The Supervisor's Toolbox: Take Action
Conducting a corrective action interview with the impaired or troubled employee is often challenging and uncomfortable. Most supervisors put this interview off for as long as possible. In fact, there are a number of "barriers" or excuses that make it difficult for supervisors to sit down and conduct a corrective action interview with an employee.
Some of these barriers include:
- "I'm too busy."
- "What if I'm wrong?"
- Fear of litigation (EEOC, etc.)
- Lack of experience
- Belief problem reflects on own ability
- Lack of documentation
- Perceived lack of support
- Lack of training
- Easier to ignore
- Waiting for better time
- Waiting for a magical cure
- It's the boss' kid
- S/he is my friend
- S/he's going through a rough time
By acting in a timely manner and clearly addressing issues as they come up, you'll eliminate most of these excuses. Consultation and good documentation are also vital steps to take. Whatever the barrier, it is your responsibility, utilizing the resources available to you, to overcome it. By not taking action you enable or allow the problem employee to remain a problem. Supervisors who enable send the powerful negative message to everyone that "there are no negative consequences when you don't do your job."
Do's and Don'ts for Meeting with the Employee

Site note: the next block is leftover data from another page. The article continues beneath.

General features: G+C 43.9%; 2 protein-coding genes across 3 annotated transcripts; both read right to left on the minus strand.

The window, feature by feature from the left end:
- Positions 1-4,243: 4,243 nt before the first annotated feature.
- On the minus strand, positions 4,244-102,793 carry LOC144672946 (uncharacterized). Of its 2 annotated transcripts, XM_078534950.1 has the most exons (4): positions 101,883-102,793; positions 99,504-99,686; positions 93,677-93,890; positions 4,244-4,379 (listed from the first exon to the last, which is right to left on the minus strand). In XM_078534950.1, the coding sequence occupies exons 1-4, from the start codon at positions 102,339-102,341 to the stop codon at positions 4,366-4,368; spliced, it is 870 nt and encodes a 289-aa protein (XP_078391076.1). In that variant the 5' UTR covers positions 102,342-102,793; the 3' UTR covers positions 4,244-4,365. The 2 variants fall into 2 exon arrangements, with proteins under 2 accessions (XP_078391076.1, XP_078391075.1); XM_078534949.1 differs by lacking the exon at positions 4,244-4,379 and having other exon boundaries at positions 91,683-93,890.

- Do set an agenda for the meeting, have a goal and plan of action in mind.
- Do conduct the interview in a quiet place, free of interruptions.
- Do let the employee know s/he is a valued member of your team.
- Do treat the employee, as you'd like to be treated in a similar situation.
- Do state the facts, clearly, calmly and without judging or accusing.
- Do let the employee know what is expected and by when.
- Do create a plan with the employee to meet the objectives.
- Do make clear the consequences for failure to meet the agreed-upon standard.
- Do schedule a follow-up meeting time.
- Do remind the employee about the EAP.
- Do document the topics covered in your interview and the established goals.
- Don't get into an argument; stay focused on the goal of your interview.
- Don't diagnose the employee's problems or offer personal counsel.
- Don't lose your cool; remain in control of the interview session.
- Don't be taken in by sympathy-evoking tactics, manipulation or other efforts.
- Don't forget to document the meeting, the topics discussed, and the goals.